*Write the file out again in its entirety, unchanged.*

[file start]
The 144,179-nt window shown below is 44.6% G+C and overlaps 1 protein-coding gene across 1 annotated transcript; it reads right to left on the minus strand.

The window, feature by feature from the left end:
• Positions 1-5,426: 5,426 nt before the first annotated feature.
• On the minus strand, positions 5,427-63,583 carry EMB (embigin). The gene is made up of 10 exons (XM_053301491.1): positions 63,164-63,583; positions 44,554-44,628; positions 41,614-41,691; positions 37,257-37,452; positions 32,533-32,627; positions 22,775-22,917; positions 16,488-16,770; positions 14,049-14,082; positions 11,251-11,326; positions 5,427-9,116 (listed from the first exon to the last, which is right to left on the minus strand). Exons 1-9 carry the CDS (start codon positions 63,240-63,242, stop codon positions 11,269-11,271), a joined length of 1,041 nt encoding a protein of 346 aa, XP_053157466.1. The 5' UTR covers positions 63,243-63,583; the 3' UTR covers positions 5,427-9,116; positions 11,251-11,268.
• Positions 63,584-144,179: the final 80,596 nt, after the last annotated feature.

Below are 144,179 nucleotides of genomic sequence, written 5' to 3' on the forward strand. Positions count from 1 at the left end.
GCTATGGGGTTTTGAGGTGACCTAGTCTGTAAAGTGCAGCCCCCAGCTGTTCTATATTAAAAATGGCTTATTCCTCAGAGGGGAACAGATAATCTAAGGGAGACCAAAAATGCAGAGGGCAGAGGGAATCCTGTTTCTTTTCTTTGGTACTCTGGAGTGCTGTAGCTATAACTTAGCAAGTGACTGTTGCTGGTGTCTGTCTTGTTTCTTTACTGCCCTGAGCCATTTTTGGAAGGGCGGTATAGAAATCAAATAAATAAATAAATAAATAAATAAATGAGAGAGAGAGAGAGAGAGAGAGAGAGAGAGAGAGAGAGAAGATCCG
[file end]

The 144,179-nt window shown below is 44.6% G+C and overlaps 1 protein-coding gene across 1 annotated transcript; it reads right to left on the minus strand.

The window, feature by feature from the left end:
• Positions 1-5,426: 5,426 nt before the first annotated feature.
• On the minus strand, positions 5,427-63,583 carry EMB (embigin). The gene is made up of 10 exons (XM_053301491.1): positions 63,164-63,583; positions 44,554-44,628; positions 41,614-41,691; positions 37,257-37,452; positions 32,533-32,627; positions 22,775-22,917; positions 16,488-16,770; positions 14,049-14,082; positions 11,251-11,326; positions 5,427-9,116 (listed from the first exon to the last, which is right to left on the minus strand). Exons 1-9 carry the CDS (start codon positions 63,240-63,242, stop codon positions 11,269-11,271), a joined length of 1,041 nt encoding a protein of 346 aa, XP_053157466.1. The 5' UTR covers positions 63,243-63,583; the 3' UTR covers positions 5,427-9,116; positions 11,251-11,268.
• Positions 63,584-144,179: the final 80,596 nt, after the last annotated feature.

Below are 144,179 nucleotides of genomic sequence, written 5' to 3' on the forward strand. Positions count from 1 at the left end.
GCTATGGGGTTTTGAGGTGACCTAGTCTGTAAAGTGCAGCCCCCAGCTGTTCTATATTAAAAATGGCTTATTCCTCAGAGGGGAACAGATAATCTAAGGGAGACCAAAAATGCAGAGGGCAGAGGGAATCCTGTTTCTTTTCTTTGGTACTCTGGAGTGCTGTAGCTATAACTTAGCAAGTGACTGTTGCTGGTGTCTGTCTTGTTTCTTTACTGCCCTGAGCCATTTTTGGAAGGGCGGTATAGAAATCAAATAAATAAATAAATAAATAAATAAATGAGAGAGAGAGAGAGAGAGAGAGAGAGAGAGAGAGAGAGAAGATCCG